A term sometimes used to refer to someone as being a vampire.
Someone who identifies with something other than their human side, such as a particular animal, mythological or fantastical being. He or she takes on the astral form of the animal or being when they are in the astral plane. Often, otherkin have physical attributes, mannerisms or thought-patterns identified with their particular being, such as fae having an elfin appearance, or wolfkin having a pack mentality. Types of otherkin include therians (were-beings), fae or faeries, dragons, elves, angelics, and so forth. Some consider vampires to be otherkin, while others do not.
A completely insulting and derogatory term to refer to or call a psi-vamp or emotional vampire, implying that they are thieves and have no honor.
An acute medical condition which has been postulated by some scholars to have inspired the vampire myths of the past. Sufferers of porphyria have pale, flaky skin and are very sensitive to sunlight. Their gums often recede excessively, giving their teeth an elongated and possibly fang-like appearance. Porphyria is caused by a deficiency in the enzyme which helps produce heme, a constituent of the blood which helps carry oxygen through the body. Dr. David Dolphin was the first to suggest that porphyria was the inspiration for at least some of the Mediaeval vampire myths, contending that some of the sufferers may have been driven to drinking blood in order to relieve their symptoms. As a result, the condition has come to be known in modern times as "the Vampire Disease". This appellation is very misleading, however, as porphyria only superficially resembles the vampirism of folklore and there is no supporting evidence to Dr. Dolphin's assertion that porphyria sufferers have been driven to drinking blood by their disease.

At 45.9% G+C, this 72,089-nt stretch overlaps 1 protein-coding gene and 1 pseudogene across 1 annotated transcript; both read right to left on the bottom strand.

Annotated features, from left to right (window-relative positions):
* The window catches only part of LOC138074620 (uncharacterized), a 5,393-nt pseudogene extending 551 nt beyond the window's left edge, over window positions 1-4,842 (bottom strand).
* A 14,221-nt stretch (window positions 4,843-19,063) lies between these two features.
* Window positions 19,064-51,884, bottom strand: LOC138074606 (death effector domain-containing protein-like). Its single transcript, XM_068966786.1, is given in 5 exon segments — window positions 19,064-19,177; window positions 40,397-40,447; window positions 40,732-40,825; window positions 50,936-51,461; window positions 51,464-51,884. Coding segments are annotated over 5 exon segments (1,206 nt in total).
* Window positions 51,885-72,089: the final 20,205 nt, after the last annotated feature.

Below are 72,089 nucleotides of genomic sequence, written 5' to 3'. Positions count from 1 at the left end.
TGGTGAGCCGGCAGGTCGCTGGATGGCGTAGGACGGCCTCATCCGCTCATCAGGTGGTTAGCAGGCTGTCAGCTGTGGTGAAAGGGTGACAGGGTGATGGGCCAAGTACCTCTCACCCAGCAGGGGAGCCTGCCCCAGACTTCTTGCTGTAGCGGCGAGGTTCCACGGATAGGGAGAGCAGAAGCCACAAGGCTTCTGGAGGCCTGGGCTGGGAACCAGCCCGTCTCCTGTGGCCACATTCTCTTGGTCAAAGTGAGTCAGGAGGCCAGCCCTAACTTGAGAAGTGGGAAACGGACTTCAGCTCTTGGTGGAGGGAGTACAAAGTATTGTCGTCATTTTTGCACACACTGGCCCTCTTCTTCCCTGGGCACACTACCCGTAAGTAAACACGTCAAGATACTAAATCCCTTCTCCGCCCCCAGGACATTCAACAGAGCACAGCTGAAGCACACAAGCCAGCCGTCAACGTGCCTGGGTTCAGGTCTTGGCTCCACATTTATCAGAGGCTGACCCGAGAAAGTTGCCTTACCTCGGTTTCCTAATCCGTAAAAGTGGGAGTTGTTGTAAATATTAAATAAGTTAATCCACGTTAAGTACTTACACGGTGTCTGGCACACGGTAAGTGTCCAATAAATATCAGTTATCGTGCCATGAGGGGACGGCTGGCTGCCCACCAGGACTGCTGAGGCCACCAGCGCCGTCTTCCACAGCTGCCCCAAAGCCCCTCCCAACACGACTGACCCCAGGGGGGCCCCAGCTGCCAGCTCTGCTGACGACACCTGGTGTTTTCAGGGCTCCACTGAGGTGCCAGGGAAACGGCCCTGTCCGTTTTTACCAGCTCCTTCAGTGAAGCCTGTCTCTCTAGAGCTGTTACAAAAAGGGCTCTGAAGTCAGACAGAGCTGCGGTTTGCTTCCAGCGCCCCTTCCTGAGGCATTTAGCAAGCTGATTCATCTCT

Someone pretending or claiming to be a vampire who is not, with the intent of deceiving others, by making false claims as to their powers, abilities, lifespan, etc.
A vampire, almost always an elder, who founded or is the leader of a large family or coven of vampires.
A general term for the life-energy which is found within and throughout all living things. Also called prana, chi, pranic energy, psychic energy, etc. The life-force that surrounds and is contained in living things. This is the life-force that energy and psychic vampires feed upon. This energy is also contained in the blood and is believed by some to be an integral part of the transfer which occurs between a donor and a sanguinarian. See also "chi" and "pranic energy".
Any type of unwelcome paranormal or ethereal intrusion intended to cause harm or disruption to the recipient. Psychic vampire attacks are considered a form of psychic attack, especially when forced upon an unwilling victim. See also "psychic vampire attack".
1.) Someone who "drains" life-energy (prana, chi, life-force, whatever) rather than blood from others. Psi-vampires may or may not consume blood as a means of extracting pranic energy.